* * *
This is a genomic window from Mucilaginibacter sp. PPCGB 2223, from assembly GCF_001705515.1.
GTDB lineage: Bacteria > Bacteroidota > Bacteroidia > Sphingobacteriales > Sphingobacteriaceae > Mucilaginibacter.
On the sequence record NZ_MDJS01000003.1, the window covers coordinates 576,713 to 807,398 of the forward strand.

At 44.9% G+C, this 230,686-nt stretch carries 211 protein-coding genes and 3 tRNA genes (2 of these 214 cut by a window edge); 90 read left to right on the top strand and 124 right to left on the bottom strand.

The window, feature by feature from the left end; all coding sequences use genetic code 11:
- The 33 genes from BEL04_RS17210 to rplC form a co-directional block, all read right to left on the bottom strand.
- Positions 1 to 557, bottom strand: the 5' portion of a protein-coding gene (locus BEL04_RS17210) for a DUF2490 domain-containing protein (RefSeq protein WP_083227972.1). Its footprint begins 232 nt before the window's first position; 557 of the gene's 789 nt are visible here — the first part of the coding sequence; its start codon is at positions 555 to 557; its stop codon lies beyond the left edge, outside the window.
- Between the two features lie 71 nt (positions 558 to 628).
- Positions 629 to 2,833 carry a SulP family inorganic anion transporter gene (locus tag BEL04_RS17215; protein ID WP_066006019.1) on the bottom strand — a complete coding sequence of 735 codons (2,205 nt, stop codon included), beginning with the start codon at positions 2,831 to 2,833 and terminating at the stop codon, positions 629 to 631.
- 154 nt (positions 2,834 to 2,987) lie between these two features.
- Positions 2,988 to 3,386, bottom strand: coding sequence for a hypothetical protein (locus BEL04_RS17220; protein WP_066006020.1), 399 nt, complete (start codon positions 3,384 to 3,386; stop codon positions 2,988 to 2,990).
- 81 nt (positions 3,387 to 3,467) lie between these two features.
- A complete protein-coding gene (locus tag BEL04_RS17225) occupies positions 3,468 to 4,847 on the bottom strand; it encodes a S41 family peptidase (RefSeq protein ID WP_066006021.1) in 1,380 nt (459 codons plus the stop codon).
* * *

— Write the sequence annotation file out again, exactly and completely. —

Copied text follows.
This is a genomic window from Mucilaginibacter sp. PPCGB 2223, from assembly GCF_001705515.1.
GTDB lineage: Bacteria > Bacteroidota > Bacteroidia > Sphingobacteriales > Sphingobacteriaceae > Mucilaginibacter.
On the sequence record NZ_MDJS01000003.1, the window covers coordinates 576,713 to 807,398 of the forward strand.

At 44.9% G+C, this 230,686-nt stretch carries 211 protein-coding genes and 3 tRNA genes (2 of these 214 cut by a window edge); 90 read left to right on the top strand and 124 right to left on the bottom strand.

The window, feature by feature from the left end; all coding sequences use genetic code 11:
- The 33 genes from BEL04_RS17210 to rplC form a co-directional block, all read right to left on the bottom strand.
- Positions 1 to 557, bottom strand: the 5' portion of a protein-coding gene (locus BEL04_RS17210) for a DUF2490 domain-containing protein (RefSeq protein WP_083227972.1). Its footprint begins 232 nt before the window's first position; 557 of the gene's 789 nt are visible here — the first part of the coding sequence; its start codon is at positions 555 to 557; its stop codon lies beyond the left edge, outside the window.
- Between the two features lie 71 nt (positions 558 to 628).
- Positions 629 to 2,833 carry a SulP family inorganic anion transporter gene (locus tag BEL04_RS17215; protein ID WP_066006019.1) on the bottom strand — a complete coding sequence of 735 codons (2,205 nt, stop codon included), beginning with the start codon at positions 2,831 to 2,833 and terminating at the stop codon, positions 629 to 631.
- 154 nt (positions 2,834 to 2,987) lie between these two features.
- Positions 2,988 to 3,386, bottom strand: coding sequence for a hypothetical protein (locus BEL04_RS17220; protein WP_066006020.1), 399 nt, complete (start codon positions 3,384 to 3,386; stop codon positions 2,988 to 2,990).
- 81 nt (positions 3,387 to 3,467) lie between these two features.
- A complete protein-coding gene (locus tag BEL04_RS17225) occupies positions 3,468 to 4,847 on the bottom strand; it encodes a S41 family peptidase (RefSeq protein ID WP_066006021.1) in 1,380 nt (459 codons plus the stop codon).